The Airborne Toxic Event

March 25, 2020

If you handful of people who ever read this recognize what the title of this blog entry refers to, then you’re miles ahead of everyone else.  Delillo’s White Noise offers satisfaction during this time on many levels (another of the novel’s countless running jokes.)  Although my copy had been packed away in … 2013, and I’d had no intention of unpacking prior to my still-fervently-hoped-for upcoming move, bizarre times required bold moves.  If the marginal comments and marks are any indication, the 20 something grad student who wrote her final paper on death in White Noise for a cultural studies seminar in 1991 wasn’t far wrong in identifying some worthy gems.  Arguably there isn’t one element of the entire book that doesn’t offer relevant insights to today’s moment.

One thing that strikes me now is how Delillo imagines his refugees all holing up together, whether in a deserted Boy Scouts camp as the toxic cloud backlit by tracers and towed by helicopters hovers or in crowded grocery stores where waves and particles flow or on highway overpasses where townspeople crowd to watch the sunsets whose breathtaking beauty is equally heightened and undermined by the real possibility that the lingering traces of the airborne toxic event or the microorganism dropped to devour it are to blame.  It makes the solitude we’re being requested to endure that much more poignant;  amidst this profound uncertainty we are being asked, effectively, to experience it alone.

Frankly, that’s another refreshing element of the novel:  no internet.  Thirty-five years after the novel’s publication, our lives are so permeated by various technological devices that even our dreams incorporate text messages, twitter and instagram posts and video memes.  To have the confusions of human life be ratcheted down just a few levels to television commercials, car crashes, Hitler studies, modern pharmaceuticals and the fear of death makes the trashy culture of the 80s look like children’s games.

There’s so much of significance to take in and the space to do it in this novel; the generosity and the abiding love for humanity is apparent even at moments of deep cynicism.  When the hero has to stop his German lessons because a metaphor his colleague Murray has used to characterize the German instructor overwhelms his senses (“What had been elusive about Howard Dunlop was now pinned down.  What had been strange and half creepy was now diseased”), he still feels bad about it.  There’s no certainty that Murray’s claim is true; it’s only a metaphor after all.  # Cancel culture is still a couple of decades in the future, although Gladney does note as he tries to gauge the ethnic background of his teenage son’s friend Orest Mercator, “It was getting hard to know what you couldn’t say to people.”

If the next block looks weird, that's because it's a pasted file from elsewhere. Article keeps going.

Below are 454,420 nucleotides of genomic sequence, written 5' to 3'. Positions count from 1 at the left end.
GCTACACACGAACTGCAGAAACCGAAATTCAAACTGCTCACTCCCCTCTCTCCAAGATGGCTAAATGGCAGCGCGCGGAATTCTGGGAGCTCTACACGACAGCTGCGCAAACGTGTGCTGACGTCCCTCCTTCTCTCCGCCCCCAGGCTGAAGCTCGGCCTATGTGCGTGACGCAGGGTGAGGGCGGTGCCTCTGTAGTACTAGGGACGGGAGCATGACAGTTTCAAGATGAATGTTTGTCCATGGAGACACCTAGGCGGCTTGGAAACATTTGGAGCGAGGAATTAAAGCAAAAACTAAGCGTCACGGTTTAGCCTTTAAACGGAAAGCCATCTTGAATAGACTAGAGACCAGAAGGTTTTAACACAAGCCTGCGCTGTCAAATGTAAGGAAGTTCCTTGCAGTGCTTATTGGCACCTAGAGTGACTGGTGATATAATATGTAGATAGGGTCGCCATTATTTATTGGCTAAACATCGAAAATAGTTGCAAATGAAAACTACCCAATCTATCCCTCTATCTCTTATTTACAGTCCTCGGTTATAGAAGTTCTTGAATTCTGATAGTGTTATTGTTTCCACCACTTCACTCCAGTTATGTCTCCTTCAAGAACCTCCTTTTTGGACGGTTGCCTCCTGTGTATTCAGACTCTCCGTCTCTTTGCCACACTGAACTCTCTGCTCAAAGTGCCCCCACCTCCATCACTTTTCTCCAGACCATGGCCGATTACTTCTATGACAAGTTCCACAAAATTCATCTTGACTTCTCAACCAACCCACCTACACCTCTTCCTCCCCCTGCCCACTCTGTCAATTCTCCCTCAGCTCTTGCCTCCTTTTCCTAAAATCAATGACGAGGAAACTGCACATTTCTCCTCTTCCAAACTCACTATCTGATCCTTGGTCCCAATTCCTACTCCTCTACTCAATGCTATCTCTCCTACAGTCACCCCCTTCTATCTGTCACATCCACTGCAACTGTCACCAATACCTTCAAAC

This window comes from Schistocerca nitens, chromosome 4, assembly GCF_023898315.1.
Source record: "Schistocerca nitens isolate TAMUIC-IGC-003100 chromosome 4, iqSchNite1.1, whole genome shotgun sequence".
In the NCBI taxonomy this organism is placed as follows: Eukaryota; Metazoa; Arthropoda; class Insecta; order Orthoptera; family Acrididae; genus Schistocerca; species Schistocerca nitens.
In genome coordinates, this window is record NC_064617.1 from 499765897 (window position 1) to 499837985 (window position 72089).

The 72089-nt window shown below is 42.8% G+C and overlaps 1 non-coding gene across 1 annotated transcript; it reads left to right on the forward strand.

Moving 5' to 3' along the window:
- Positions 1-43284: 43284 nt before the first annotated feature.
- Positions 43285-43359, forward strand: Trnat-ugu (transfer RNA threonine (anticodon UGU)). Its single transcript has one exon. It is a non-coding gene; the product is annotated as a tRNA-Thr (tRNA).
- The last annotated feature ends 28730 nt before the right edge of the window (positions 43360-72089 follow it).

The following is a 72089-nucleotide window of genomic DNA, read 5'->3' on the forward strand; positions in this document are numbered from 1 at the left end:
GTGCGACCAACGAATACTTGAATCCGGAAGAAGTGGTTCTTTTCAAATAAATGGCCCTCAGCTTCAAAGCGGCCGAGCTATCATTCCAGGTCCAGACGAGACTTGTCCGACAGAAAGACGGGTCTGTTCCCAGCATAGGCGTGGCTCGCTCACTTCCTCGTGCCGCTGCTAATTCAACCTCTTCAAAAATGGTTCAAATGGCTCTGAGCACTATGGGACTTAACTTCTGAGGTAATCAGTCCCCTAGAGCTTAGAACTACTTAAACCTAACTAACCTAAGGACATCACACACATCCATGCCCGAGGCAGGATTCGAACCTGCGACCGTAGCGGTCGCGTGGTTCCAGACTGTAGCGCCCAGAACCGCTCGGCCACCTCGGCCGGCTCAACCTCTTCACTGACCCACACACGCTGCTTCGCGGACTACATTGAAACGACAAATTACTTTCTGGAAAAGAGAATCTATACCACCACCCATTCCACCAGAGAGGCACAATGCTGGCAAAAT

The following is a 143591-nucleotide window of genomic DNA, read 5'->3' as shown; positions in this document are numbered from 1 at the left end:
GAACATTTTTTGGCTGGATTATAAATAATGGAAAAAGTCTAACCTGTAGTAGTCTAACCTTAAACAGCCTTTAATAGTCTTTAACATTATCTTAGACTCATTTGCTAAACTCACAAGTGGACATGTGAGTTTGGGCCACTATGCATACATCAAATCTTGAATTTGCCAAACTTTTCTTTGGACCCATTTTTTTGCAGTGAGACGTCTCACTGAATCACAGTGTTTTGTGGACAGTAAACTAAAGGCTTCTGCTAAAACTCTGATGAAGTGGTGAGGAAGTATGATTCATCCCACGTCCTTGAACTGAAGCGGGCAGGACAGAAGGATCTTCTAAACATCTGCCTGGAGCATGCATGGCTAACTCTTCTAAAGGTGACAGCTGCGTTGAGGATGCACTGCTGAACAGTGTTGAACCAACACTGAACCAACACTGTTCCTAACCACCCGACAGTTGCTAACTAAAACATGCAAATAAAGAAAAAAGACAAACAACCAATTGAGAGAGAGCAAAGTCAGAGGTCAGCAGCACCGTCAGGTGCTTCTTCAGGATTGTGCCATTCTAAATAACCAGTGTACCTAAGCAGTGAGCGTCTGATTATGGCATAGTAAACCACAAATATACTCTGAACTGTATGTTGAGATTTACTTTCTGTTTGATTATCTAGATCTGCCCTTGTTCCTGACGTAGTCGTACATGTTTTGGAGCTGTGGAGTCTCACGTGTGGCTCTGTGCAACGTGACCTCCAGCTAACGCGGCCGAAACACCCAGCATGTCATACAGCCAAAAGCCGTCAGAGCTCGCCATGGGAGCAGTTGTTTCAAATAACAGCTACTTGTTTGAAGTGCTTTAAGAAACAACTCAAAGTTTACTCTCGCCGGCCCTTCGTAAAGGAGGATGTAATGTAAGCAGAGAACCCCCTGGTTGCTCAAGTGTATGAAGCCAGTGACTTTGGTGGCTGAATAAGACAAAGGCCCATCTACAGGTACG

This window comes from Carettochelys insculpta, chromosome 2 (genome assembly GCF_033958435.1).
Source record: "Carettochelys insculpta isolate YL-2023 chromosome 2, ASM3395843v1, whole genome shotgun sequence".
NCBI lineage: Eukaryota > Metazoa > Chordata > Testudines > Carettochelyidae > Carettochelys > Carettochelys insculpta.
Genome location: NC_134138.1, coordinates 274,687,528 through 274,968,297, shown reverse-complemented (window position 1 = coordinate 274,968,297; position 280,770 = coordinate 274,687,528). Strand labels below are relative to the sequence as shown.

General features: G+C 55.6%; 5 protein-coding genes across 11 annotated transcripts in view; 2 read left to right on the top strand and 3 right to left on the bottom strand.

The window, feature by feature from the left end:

I feel as if I’ve been in training for this moment in history for a long while with my nomadic lifestyle, my own free form version of social distancing, my insane frugality, my value system as portable and infrangible as a pinned on medal.  Or maybe it’s just deja vu.  Regardless, the hapless and helpless J.A.K. Gladney is as perfect a symbol for what any of us — prepared or not — may or may not be able to offer at moments of great significance.  While I can’t watch children sleeping at night to return a sense of peace to my fractured mind or snuggle close to a life partner, there’s a reverence modeled in this prescient novel one can’t fail to find sustaining.  Read, laugh, marvel, and love!